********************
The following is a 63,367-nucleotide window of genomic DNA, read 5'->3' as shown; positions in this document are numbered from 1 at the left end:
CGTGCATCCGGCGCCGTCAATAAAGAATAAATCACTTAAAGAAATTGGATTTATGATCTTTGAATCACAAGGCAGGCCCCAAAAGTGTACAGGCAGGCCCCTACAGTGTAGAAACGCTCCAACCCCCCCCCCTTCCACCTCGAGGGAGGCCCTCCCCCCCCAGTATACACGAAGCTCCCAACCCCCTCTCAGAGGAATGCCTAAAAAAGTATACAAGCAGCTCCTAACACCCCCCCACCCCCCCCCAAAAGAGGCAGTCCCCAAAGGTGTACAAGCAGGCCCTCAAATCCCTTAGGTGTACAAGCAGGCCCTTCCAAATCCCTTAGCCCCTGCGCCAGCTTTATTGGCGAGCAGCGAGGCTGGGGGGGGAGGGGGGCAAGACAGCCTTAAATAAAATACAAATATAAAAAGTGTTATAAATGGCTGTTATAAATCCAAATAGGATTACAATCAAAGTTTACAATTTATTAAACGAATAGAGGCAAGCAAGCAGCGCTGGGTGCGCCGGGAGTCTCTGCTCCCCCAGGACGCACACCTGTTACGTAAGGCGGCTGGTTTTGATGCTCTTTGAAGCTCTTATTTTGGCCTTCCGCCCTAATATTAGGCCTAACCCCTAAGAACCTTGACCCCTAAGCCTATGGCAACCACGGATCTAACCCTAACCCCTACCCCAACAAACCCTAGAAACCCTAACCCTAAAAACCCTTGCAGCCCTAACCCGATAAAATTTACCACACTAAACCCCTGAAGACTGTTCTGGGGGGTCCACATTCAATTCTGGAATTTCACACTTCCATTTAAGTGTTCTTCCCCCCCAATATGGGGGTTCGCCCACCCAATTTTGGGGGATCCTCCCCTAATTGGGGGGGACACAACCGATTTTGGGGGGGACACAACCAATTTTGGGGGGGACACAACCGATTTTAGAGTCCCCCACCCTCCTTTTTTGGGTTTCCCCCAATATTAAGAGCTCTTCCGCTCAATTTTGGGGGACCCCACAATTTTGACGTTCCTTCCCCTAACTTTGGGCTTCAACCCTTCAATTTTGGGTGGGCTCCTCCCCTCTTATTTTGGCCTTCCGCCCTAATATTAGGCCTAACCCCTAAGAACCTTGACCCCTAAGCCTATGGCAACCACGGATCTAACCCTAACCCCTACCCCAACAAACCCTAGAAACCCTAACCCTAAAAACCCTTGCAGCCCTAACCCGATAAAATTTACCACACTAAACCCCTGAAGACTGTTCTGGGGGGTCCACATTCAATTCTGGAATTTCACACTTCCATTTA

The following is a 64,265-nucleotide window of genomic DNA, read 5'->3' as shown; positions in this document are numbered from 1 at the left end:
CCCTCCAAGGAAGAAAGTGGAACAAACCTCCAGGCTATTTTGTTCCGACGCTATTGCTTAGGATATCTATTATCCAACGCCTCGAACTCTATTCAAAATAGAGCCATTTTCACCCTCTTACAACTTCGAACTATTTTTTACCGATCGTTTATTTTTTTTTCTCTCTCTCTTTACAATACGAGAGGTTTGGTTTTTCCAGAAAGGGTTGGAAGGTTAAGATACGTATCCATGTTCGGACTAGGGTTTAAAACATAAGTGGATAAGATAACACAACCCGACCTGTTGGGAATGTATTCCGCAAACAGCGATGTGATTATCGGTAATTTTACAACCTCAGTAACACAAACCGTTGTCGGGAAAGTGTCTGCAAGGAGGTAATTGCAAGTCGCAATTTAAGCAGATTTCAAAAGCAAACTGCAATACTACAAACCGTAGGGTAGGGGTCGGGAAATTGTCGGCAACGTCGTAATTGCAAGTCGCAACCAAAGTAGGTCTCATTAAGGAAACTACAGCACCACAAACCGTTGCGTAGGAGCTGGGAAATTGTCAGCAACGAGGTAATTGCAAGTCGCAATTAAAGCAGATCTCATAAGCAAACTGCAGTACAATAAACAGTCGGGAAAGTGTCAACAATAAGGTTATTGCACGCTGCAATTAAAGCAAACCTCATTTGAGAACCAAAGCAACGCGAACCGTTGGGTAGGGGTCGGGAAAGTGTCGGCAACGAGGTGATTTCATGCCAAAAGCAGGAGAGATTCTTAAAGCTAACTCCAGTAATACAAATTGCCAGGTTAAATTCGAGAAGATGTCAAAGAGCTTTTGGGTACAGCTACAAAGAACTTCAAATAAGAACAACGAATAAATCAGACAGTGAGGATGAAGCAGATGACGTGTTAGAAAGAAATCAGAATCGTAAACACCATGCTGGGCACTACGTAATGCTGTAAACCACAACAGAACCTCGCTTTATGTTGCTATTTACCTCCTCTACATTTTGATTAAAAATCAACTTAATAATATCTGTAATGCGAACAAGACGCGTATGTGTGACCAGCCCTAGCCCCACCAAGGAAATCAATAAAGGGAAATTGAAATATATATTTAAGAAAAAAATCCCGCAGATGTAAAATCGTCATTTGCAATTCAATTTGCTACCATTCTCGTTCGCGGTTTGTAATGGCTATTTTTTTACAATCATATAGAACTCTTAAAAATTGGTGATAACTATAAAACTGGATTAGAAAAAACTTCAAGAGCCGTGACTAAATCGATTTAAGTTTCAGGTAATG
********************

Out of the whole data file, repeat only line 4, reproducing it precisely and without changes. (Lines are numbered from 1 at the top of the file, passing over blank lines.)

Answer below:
CCCTCCAAGGAAGAAAGTGGAACAAACCTCCAGGCTATTTTGTTCCGACGCTATTGCTTAGGATATCTATTATCCAACGCCTCGAACTCTATTCAAAATAGAGCCATTTTCACCCTCTTACAACTTCGAACTATTTTTTACCGATCGTTTATTTTTTTTTCTCTCTCTCTTTACAATACGAGAGGTTTGGTTTTTCCAGAAAGGGTTGGAAGGTTAAGATACGTATCCATGTTCGGACTAGGGTTTAAAACATAAGTGGATAAGATAACACAACCCGACCTGTTGGGAATGTATTCCGCAAACAGCGATGTGATTATCGGTAATTTTACAACCTCAGTAACACAAACCGTTGTCGGGAAAGTGTCTGCAAGGAGGTAATTGCAAGTCGCAATTTAAGCAGATTTCAAAAGCAAACTGCAATACTACAAACCGTAGGGTAGGGGTCGGGAAATTGTCGGCAACGTCGTAATTGCAAGTCGCAACCAAAGTAGGTCTCATTAAGGAAACTACAGCACCACAAACCGTTGCGTAGGAGCTGGGAAATTGTCAGCAACGAGGTAATTGCAAGTCGCAATTAAAGCAGATCTCATAAGCAAACTGCAGTACAATAAACAGTCGGGAAAGTGTCAACAATAAGGTTATTGCACGCTGCAATTAAAGCAAACCTCATTTGAGAACCAAAGCAACGCGAACCGTTGGGTAGGGGTCGGGAAAGTGTCGGCAACGAGGTGATTTCATGCCAAAAGCAGGAGAGATTCTTAAAGCTAACTCCAGTAATACAAATTGCCAGGTTAAATTCGAGAAGATGTCAAAGAGCTTTTGGGTACAGCTACAAAGAACTTCAAATAAGAACAACGAATAAATCAGACAGTGAGGATGAAGCAGATGACGTGTTAGAAAGAAATCAGAATCGTAAACACCATGCTGGGCACTACGTAATGCTGTAAACCACAACAGAACCTCGCTTTATGTTGCTATTTACCTCCTCTACATTTTGATTAAAAATCAACTTAATAATATCTGTAATGCGAACAAGACGCGTATGTGTGACCAGCCCTAGCCCCACCAAGGAAATCAATAAAGGGAAATTGAAATATATATTTAAGAAAAAAATCCCGCAGATGTAAAATCGTCATTTGCAATTCAATTTGCTACCATTCTCGTTCGCGGTTTGTAATGGCTATTTTTTTACAATCATATAGAACTCTTAAAAATTGGTGATAACTATAAAACTGGATTAGAAAAAACTTCAAGAGCCGTGACTAAATCGATTTAAGTTTCAGGTAATG